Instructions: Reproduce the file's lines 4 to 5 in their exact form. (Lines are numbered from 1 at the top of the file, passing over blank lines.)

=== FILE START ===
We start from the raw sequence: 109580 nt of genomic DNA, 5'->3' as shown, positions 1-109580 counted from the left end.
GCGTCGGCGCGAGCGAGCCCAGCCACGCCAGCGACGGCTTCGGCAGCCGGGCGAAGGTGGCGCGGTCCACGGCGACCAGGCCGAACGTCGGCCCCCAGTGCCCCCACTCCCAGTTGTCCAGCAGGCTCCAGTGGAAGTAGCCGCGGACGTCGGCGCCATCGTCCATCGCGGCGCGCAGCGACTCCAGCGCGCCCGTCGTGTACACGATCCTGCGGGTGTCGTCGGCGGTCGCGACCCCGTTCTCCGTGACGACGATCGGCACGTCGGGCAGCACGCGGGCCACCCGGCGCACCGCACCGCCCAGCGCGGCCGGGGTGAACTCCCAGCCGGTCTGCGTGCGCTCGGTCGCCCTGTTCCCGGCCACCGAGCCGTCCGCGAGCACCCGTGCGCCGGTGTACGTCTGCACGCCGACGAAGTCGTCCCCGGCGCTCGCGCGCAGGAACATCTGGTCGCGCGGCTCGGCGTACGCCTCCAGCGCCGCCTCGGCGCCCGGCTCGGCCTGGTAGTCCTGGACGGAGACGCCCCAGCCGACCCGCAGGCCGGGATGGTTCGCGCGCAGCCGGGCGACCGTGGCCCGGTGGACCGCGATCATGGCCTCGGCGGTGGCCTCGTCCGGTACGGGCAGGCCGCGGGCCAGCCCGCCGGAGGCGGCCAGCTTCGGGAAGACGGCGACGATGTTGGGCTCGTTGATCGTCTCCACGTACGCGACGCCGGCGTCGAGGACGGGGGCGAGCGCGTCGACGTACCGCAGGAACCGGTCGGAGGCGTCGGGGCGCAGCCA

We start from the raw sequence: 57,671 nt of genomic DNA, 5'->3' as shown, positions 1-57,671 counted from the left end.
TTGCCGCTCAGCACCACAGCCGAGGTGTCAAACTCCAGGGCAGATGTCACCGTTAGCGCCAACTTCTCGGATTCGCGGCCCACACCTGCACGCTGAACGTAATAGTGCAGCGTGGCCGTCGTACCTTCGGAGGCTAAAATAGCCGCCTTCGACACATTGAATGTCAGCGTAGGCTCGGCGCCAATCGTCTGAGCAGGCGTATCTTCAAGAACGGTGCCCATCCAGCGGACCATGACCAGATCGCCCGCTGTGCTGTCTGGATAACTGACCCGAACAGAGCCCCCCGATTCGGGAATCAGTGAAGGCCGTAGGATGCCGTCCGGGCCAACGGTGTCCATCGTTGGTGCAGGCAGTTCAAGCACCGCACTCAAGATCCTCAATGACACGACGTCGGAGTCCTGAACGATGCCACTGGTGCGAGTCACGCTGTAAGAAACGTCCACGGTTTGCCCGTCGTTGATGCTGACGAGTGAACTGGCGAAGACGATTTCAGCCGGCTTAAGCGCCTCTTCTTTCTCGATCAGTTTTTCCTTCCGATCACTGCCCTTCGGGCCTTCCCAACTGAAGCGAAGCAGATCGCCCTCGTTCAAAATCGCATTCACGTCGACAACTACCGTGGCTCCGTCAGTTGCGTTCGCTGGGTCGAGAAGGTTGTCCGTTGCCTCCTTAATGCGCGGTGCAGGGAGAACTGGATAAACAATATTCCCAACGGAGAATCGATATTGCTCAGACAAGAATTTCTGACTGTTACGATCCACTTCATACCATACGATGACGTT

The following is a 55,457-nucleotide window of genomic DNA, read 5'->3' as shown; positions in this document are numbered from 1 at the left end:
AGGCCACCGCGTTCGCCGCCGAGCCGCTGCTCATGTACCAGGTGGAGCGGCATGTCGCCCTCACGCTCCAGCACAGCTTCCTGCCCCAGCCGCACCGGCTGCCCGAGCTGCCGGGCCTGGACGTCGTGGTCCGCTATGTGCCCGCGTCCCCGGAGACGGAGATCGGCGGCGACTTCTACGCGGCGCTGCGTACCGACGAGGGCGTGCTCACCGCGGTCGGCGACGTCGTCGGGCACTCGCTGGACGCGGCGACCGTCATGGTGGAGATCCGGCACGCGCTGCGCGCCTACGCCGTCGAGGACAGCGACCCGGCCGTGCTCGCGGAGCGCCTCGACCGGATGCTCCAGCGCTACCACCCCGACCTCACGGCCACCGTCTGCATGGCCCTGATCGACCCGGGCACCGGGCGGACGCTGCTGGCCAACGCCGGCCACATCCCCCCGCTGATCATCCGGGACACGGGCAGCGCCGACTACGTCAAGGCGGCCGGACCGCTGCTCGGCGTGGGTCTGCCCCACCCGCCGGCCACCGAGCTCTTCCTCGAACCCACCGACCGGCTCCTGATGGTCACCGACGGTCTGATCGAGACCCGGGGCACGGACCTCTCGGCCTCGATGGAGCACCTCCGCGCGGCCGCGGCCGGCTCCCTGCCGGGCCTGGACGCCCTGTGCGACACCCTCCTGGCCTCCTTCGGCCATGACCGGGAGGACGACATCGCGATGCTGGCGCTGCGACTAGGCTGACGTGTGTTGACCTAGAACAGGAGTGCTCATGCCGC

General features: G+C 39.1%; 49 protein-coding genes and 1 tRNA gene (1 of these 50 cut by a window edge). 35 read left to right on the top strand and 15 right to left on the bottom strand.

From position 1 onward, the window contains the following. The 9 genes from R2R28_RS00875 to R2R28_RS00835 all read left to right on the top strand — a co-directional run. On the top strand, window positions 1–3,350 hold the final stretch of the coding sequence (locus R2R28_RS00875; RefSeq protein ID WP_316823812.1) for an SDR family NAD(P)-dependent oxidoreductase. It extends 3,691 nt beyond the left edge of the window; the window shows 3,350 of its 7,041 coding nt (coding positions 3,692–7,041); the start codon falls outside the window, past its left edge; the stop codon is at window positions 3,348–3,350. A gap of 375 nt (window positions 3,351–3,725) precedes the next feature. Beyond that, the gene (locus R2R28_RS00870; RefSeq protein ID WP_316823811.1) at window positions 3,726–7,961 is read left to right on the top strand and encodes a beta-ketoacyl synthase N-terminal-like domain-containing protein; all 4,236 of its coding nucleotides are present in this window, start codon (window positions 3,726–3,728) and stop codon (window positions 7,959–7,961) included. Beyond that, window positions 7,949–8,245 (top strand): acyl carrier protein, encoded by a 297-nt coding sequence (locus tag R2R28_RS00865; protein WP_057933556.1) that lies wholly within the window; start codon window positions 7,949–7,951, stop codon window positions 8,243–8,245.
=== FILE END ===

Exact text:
TTGCCGCTCAGCACCACAGCCGAGGTGTCAAACTCCAGGGCAGATGTCACCGTTAGCGCCAACTTCTCGGATTCGCGGCCCACACCTGCACGCTGAACGTAATAGTGCAGCGTGGCCGTCGTACCTTCGGAGGCTAAAATAGCCGCCTTCGACACATTGAATGTCAGCGTAGGCTCGGCGCCAATCGTCTGAGCAGGCGTATCTTCAAGAACGGTGCCCATCCAGCGGACCATGACCAGATCGCCCGCTGTGCTGTCTGGATAACTGACCCGAACAGAGCCCCCCGATTCGGGAATCAGTGAAGGCCGTAGGATGCCGTCCGGGCCAACGGTGTCCATCGTTGGTGCAGGCAGTTCAAGCACCGCACTCAAGATCCTCAATGACACGACGTCGGAGTCCTGAACGATGCCACTGGTGCGAGTCACGCTGTAAGAAACGTCCACGGTTTGCCCGTCGTTGATGCTGACGAGTGAACTGGCGAAGACGATTTCAGCCGGCTTAAGCGCCTCTTCTTTCTCGATCAGTTTTTCCTTCCGATCACTGCCCTTCGGGCCTTCCCAACTGAAGCGAAGCAGATCGCCCTCGTTCAAAATCGCATTCACGTCGACAACTACCGTGGCTCCGTCAGTTGCGTTCGCTGGGTCGAGAAGGTTGTCCGTTGCCTCCTTAATGCGCGGTGCAGGGAGAACTGGATAAACAATATTCCCAACGGAGAATCGATATTGCTCAGACAAGAATTTCTGACTGTTACGATCCACTTCATACCATACGATGACGTT

The following is a 55,457-nucleotide window of genomic DNA, read 5'->3' as shown; positions in this document are numbered from 1 at the left end: